When Nadine Edwards and I were updating Birthing Your Placenta, I was reminded of some really useful words for the birth room. This is something which I talk about in workshops a lot, but haven’t yet written about. The phrase is useful for almost anyone who cares about the decision-making autonomy of birthing women. That might include partners, family members or friends, midwives, doctors, student midwives or doulas. Anyone, in fact, who might be present during labour or birth.
The main reason this sentence is useful is because of something that happens frequently in birth rooms and often feels difficult.
Someone suggests something to the woman which you know contradicts something she has written in her birth plan. You suspect she might not really want it, and/or that might not be in her best interests. You may or not be right, of course, but you’ve got the woman’s interests at heart. But the woman is in the middle of labour or birth. Maybe she’s feeling vulnerable, or tired, or in pain. Or all of the above. She might not feel as able to express her wishes as well as usual. She might not have even heard the question, or realised its implications. You want to help, but you don’t want to undermine the person who has asked her, and you want to keep a good atmosphere in the room.
What could you say?
Offering such a scenario in workshops often leads to good discussion. The reality is that, actually, any of those people in the list above can also be the person who makes the suggestion. A few examples of where this kind of situation has arisen from my own experience:
A midwife or doctor offers an intervention which the student midwife knows the woman doesn’t want. The student has read the birth plan in the woman’s notes. There’s no emergency going on, but the woman is tired. That means she is more likely to comply. The student wants to make sure this is the right decision for the woman.
- Another woman is becoming really tired in late labour. Her doula and partner are encouraging her to get up and dance to some high-energy music. The woman’s midwife knows that she needs to replenish her energy for the pushing stage. The midwife’s experience tells her that the woman might be better off if she rested on the bed for a while. She could even try to nap in between surges. She wants to be able to offer rest as an alternative but without undermining those who are trying to offer support.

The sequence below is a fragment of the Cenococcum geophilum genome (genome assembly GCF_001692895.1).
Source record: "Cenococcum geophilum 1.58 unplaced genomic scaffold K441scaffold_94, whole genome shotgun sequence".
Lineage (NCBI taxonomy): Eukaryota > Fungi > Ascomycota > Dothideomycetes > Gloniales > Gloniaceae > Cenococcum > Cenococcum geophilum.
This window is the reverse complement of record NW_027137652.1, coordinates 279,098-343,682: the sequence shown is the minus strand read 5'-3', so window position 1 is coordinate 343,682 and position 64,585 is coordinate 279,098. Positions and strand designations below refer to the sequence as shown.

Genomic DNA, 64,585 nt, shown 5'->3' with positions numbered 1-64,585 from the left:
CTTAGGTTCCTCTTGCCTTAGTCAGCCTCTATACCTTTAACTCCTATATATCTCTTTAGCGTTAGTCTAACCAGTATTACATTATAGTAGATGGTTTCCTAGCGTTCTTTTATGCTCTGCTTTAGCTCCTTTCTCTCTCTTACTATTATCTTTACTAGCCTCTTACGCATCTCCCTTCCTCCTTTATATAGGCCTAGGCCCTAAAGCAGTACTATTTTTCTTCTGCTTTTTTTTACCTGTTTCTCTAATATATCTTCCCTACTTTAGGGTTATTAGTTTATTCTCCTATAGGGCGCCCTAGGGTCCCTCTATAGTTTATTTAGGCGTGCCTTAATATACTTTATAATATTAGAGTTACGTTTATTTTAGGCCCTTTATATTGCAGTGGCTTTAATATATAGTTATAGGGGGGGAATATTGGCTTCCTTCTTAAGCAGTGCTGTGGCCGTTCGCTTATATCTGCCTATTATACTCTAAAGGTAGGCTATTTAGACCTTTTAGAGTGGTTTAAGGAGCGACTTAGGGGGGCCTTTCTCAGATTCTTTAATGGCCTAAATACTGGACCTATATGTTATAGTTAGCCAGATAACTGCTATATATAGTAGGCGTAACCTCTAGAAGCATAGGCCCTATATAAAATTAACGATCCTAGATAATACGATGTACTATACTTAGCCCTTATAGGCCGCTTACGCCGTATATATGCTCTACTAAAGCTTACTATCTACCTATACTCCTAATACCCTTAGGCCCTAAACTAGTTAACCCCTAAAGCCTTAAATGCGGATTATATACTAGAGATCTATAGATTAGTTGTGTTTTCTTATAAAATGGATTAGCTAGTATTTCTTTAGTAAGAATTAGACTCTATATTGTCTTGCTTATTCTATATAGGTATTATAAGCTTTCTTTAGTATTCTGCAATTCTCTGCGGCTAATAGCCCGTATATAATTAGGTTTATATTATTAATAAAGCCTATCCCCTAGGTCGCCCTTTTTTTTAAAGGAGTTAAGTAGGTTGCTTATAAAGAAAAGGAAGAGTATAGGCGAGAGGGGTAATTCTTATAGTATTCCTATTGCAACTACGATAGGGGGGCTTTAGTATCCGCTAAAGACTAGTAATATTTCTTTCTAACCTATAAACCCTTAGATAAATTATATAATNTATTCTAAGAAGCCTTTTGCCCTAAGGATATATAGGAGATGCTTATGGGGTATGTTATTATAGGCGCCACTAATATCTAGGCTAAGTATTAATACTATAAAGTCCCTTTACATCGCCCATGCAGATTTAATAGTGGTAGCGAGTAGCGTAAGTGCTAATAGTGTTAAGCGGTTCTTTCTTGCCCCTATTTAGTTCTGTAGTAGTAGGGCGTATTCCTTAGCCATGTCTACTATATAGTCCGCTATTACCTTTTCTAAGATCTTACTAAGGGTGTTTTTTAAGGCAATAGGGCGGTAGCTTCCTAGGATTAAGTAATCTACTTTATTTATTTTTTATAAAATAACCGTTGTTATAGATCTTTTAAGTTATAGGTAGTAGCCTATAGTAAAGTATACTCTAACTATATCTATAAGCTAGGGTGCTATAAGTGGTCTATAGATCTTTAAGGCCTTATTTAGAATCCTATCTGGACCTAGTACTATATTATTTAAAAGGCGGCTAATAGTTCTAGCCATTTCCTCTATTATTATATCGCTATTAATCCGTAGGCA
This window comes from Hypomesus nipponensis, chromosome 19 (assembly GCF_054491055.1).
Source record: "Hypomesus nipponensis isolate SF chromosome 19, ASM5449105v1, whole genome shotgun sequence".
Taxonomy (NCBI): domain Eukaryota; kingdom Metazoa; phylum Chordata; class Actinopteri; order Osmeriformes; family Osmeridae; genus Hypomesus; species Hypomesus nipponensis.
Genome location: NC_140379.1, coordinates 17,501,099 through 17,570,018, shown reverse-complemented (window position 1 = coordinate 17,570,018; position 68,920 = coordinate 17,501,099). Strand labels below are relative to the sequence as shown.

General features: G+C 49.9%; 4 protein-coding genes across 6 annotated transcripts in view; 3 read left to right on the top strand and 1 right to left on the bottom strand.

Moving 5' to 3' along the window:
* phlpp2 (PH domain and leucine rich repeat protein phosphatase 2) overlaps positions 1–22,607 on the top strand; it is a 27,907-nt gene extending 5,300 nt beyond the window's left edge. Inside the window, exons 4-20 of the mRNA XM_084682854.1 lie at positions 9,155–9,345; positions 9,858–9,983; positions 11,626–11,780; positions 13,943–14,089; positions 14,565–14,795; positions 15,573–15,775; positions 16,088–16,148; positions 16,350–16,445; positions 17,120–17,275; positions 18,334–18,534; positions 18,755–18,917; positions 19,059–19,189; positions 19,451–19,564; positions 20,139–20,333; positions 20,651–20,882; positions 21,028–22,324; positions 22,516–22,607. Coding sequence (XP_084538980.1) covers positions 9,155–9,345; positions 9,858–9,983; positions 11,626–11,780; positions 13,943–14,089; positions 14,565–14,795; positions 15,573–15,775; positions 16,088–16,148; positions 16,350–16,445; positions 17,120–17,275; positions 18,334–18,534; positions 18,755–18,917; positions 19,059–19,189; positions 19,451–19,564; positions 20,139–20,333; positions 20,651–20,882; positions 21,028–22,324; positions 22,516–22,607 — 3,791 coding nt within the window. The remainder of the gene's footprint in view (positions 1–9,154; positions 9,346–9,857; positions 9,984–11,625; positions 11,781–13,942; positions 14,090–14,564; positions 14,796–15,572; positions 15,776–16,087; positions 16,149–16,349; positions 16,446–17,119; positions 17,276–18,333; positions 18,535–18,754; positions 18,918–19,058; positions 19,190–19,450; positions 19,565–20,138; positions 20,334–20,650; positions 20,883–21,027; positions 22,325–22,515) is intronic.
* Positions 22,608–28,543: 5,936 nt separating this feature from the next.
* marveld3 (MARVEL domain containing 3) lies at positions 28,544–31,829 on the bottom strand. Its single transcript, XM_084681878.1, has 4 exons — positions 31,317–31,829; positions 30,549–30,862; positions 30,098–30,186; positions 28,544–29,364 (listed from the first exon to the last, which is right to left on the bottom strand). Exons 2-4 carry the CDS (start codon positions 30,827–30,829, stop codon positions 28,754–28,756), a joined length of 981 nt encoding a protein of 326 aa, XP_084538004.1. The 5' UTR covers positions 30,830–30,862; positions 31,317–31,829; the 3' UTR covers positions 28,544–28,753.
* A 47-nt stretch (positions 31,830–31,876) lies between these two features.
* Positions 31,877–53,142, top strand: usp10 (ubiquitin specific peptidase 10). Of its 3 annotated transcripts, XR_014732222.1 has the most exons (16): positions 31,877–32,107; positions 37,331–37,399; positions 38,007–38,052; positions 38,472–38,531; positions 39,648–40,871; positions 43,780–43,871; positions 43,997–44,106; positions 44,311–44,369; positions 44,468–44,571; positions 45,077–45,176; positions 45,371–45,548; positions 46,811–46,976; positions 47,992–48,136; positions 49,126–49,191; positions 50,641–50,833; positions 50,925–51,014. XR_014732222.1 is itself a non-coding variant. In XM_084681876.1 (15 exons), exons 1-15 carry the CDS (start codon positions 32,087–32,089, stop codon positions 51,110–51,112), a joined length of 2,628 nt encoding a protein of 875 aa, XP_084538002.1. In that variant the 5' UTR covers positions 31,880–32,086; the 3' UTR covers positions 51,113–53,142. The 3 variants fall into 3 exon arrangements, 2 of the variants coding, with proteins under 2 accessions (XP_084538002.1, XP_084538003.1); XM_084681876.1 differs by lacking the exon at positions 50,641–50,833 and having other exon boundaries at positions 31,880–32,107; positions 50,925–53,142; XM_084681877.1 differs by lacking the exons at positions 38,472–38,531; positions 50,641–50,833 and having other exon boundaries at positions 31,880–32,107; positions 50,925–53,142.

- A woman’s mother interrupts her focus to suggest talking to another family member on the phone. The woman’s midwife knows the woman really wants to concentrate on her breathing. She wants to help the woman without creating ill feeling or undermining relationships.
- A woman’s partner becomes stressed through tiredness and, when he sees a doctor in the corridor, begins asking her about having some help. The midwife and the woman’s doula don’t think this is necessary, or what the woman wants. They want to bring the woman into the conversation and also let the doctor know that the woman herself is not behind this request.
A key sentence
Now, we could debate each of those examples all day, because they are not at all clear cut. There’s often no right or wrong, just different approaches and a variety of people who all mean well. But in each of these situations and many more, there is one sentence that the concerned person can say to the woman which will help keep the focus on the birthing woman and, often, change the direction of the conversation.
The sentence is: “Is that what you want to do?”
In some situations, the value of the sentence is to draw the woman’s attention to the fact that something is being offered. In others (like with the phone example), it can be helpful because it can feel less confrontational to some people to say no to a direct question from another person (such as ‘is that what you want’) than to say no ‘out of the blue’ to someone making a request.
In a couple of the examples above, person A is making an offer that person B isn’t sure the woman will want. By asking the question, person B is simply opening a conversation in a non-confrontational way. It reminds the woman that the decision is hers. This can be especially important in situations that could easily become fraught or difficult. For instance where the person making the ‘offer’ is being directive and ‘telling rather than asking’. The question can be asked softly, with concern. The asker can ask in a relatively innocent way, because they are just checking. That makes the power more balanced.
If you’ve not tried this before, then I invite you to add it to your toolkit and try it out.
Loads more tips and tools in What’s Right For Me?